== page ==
Having given us a great biography of Bob Fosse, important books about Blake Edwards and Paul Mazursky, and an engaging account of the making of Breakfast at Tiffany’s, Wasson has proven to be an insightful chronicler of 20th century show business. He is also a gifted writer who takes a novelistic approach to nonfiction.
Another author might approach a book about Chinatown the way a producer of DVD bonus features would. Wasson understands that this modern classic was not just a great film but the culmination of events that reshaped Hollywood and the lives of its principal players: director Roman Polanski, producer Robert Evans, and screenwriter Robert Towne. That’s why its lengthy opening chapter deals with Polanski’s life and career, including the brutal murder of his companion Sharon Tate… and why it is essential that we understand what made the idiosyncratic Towne and the colorful Evans so unconventional, even in a business as wacky as the movie industry.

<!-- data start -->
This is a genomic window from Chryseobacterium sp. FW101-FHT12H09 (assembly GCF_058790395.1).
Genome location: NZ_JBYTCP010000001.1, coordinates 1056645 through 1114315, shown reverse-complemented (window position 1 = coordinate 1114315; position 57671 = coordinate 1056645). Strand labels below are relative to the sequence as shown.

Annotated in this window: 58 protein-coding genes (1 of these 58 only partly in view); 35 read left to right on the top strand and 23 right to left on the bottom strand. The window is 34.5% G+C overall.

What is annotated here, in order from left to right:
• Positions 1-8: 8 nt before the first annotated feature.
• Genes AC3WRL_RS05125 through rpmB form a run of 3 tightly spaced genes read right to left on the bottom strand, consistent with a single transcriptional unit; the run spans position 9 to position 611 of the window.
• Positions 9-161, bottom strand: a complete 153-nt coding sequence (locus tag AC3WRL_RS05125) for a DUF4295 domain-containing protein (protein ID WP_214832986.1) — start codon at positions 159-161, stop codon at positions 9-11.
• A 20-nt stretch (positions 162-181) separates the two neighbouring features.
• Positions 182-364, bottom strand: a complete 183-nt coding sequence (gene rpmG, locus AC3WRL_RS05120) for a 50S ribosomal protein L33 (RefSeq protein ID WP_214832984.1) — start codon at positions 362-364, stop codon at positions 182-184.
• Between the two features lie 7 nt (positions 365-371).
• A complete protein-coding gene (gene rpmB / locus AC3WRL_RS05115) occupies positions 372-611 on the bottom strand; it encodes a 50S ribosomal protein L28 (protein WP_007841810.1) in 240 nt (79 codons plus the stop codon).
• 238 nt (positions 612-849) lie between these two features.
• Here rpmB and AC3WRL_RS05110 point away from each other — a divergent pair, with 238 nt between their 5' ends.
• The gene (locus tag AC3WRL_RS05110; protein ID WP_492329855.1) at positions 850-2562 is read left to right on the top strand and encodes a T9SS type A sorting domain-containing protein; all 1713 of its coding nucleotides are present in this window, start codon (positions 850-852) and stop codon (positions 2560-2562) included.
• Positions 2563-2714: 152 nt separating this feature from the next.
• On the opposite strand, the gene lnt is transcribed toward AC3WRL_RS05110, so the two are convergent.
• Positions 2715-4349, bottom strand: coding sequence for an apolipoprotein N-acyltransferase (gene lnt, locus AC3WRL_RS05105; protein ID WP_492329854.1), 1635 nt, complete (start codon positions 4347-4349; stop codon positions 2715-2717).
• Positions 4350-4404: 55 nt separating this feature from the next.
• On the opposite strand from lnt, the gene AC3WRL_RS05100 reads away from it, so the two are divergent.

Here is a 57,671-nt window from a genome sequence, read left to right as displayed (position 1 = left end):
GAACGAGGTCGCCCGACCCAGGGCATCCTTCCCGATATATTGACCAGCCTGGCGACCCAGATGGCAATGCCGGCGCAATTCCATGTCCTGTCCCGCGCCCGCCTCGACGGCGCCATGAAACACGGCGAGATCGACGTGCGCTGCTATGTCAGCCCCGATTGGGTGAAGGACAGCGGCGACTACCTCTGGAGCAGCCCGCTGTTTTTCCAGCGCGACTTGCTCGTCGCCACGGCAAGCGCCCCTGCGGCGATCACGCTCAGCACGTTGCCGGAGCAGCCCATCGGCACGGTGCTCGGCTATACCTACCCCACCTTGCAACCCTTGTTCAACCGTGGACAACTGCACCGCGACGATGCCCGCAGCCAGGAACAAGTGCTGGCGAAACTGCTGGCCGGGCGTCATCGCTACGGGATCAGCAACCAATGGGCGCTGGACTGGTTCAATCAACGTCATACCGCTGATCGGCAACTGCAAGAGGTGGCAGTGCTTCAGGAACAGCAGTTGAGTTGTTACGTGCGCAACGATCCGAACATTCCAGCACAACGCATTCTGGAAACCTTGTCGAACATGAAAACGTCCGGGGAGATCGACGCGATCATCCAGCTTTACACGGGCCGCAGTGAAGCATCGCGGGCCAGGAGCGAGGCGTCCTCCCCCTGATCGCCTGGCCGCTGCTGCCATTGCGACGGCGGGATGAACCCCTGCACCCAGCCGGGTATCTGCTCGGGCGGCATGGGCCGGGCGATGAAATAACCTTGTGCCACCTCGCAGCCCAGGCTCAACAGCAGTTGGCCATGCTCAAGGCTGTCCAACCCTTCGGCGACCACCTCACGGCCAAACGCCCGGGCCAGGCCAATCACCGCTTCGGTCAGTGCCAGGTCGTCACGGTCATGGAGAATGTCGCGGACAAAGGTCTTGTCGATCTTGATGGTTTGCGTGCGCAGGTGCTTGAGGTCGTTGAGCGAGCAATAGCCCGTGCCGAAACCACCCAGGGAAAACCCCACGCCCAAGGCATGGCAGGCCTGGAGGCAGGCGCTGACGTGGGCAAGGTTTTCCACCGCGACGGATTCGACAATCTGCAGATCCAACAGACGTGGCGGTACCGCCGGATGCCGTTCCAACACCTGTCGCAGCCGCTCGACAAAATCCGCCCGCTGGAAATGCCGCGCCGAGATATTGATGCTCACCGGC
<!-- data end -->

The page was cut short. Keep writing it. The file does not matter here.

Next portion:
Wasson paints a vivid picture of a Hollywood beset by change in the early 1970s, following a hedonistic bubble that was bound to burst. This is a story of friendship, loyalty, clashing egos, creative dead ends, and serendipity. The author has found sources who were willing to reveal the flaws and peccadilloes of its protagonists, collaborators who somehow managed to create a masterpiece. It’s great reading… and Flatiron Press is publishing it tomorrow.